On Tuesday, September 24, 2019, the Department of Labor revealed the final version of its overtime exemption rule. The final rule updates the earnings thresholds necessary to exempt executive, administrative, and professional employees from the Fair Labor Standards Act’s minimum wage and overtime pay requirements. It also allows employers to count a portion of certain bonuses/commissions towards meeting the salary level. This final rule will take effect on January 1, 2020.
According to the Department of Labor, the new rule is: (1) raising the “standard salary level” from the currently enforced level of $455 per week to $684 per week (equivalent to $35,568 per year for a full-year worker); (2) raising the total annual compensation requirement for “highly compensated employees” from the currently enforced level of $100,000 per year to $107,432 per year; (3) allowing employers to use nondiscretionary bonuses and incentive payments (including commissions) paid at least annually to satisfy up to 10% of the standard salary level, in recognition of evolving pay practices; and (4) revising the special salary levels for workers in U.S. territories and the motion picture industry.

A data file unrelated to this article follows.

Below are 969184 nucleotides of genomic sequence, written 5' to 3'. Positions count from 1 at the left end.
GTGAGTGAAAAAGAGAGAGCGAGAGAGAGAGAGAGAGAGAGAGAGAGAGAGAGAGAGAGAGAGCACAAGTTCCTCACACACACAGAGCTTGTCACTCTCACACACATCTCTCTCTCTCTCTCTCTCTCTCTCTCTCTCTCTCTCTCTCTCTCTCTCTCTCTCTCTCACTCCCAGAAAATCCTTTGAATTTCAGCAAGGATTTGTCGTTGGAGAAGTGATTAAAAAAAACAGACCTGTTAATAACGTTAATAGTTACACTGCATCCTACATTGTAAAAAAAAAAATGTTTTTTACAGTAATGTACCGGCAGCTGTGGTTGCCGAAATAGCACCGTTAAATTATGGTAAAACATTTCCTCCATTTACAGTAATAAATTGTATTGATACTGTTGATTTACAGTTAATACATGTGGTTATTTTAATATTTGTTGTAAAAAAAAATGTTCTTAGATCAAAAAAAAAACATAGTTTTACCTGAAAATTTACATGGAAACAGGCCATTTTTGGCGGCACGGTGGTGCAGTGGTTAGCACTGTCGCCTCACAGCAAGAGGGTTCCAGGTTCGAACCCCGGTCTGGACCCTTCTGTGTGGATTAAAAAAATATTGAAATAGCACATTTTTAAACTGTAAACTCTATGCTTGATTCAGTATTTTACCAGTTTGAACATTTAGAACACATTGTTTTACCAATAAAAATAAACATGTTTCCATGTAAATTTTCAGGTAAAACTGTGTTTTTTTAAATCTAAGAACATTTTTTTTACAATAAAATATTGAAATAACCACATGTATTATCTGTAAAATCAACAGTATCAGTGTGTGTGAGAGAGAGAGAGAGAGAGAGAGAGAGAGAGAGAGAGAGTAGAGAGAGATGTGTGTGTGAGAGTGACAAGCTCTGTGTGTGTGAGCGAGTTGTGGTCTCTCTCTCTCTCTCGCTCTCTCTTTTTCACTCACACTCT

Additionally, according to the Department of Labor the change in the rule will allow 1.3 million American workers to newly qualify for overtime pay. According to acting U.S. Secretary of Labor Patrick Pizzella, "For the first time in over 15 years, America's workers will have an update to overtime regulations that will put overtime pay into the pockets of more than a million working Americans.” He also remarked, “This rule brings a commonsense approach that offers consistency and certainty for employers as well as clarity and prosperity for American workers."
In 2017, under the Obama Administration Overtime Rule proposal, many businesses went through the process of analyzing and adjusting compensation level changes for certain exempt and non-exempt employees using the threshold amounts of $47,000 and $134,000. Some employers decided to make some additional increases at that time, even after the effective date for the change was enjoined at the last minute. Employers who didn’t make any changes may want to go back and review information gathered in 2017, and determine whether they want to make changes under this final version of the rule.
Special thanks to Calesia Henson of Stites & Harbison for assisting in the research and drafting of this alert.